‘Hell No, We Won’t Go’ — 1967
‘No Way, We Won’t Pay’ — 2015
Fifty years ago students burned their draft cards to protest an immoral war against the people of Vietnam. Today it’s a different kind of war, immoral in another way, waged against young Americans of approximately the same age, and threatening them in a manner that endangers not their lives but their livelihoods.
There are at least four good reasons why America’s young adults— and their parents—should take up the fight against financial firms who are holding high-interest student loans that total more than the nation’s credit card debt, and more than the total income of the poorer half of America.
1. The Protest Has Already Begun
Fifteen former students of for-profit Corinthian Colleges recently announced a debt strike against the company and its predatory loan practices. The 15 students, members of the Debt Collective initiative of debt abolisher Rolling Jubilee, have refused to repay their loans. Corinthian, which has been accused of false marketing, grade tampering, and recruitment improprieties, and which has 60 percent of its studentsdefault on loans, was sued in 2013 for employing a “predatory scheme” to recruit students.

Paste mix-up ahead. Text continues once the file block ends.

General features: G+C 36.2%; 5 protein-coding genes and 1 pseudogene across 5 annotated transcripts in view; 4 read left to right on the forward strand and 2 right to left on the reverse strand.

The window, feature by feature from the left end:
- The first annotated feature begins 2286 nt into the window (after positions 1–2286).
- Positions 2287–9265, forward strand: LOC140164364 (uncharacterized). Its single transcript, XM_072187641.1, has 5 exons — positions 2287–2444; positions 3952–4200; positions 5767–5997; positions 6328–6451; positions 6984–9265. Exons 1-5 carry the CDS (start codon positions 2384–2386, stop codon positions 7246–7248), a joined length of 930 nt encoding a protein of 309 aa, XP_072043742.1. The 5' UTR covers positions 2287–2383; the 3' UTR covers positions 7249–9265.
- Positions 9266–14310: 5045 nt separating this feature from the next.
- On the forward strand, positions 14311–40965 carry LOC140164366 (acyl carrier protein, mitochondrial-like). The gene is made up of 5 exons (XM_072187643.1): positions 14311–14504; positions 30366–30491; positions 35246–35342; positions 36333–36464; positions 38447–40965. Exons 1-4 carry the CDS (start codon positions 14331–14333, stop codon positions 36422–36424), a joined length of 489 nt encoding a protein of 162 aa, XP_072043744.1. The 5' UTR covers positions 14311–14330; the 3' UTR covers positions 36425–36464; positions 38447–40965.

2. For-Profit Colleges Use Taxpayer Money for False Marketing to Get MORE Taxpayer Money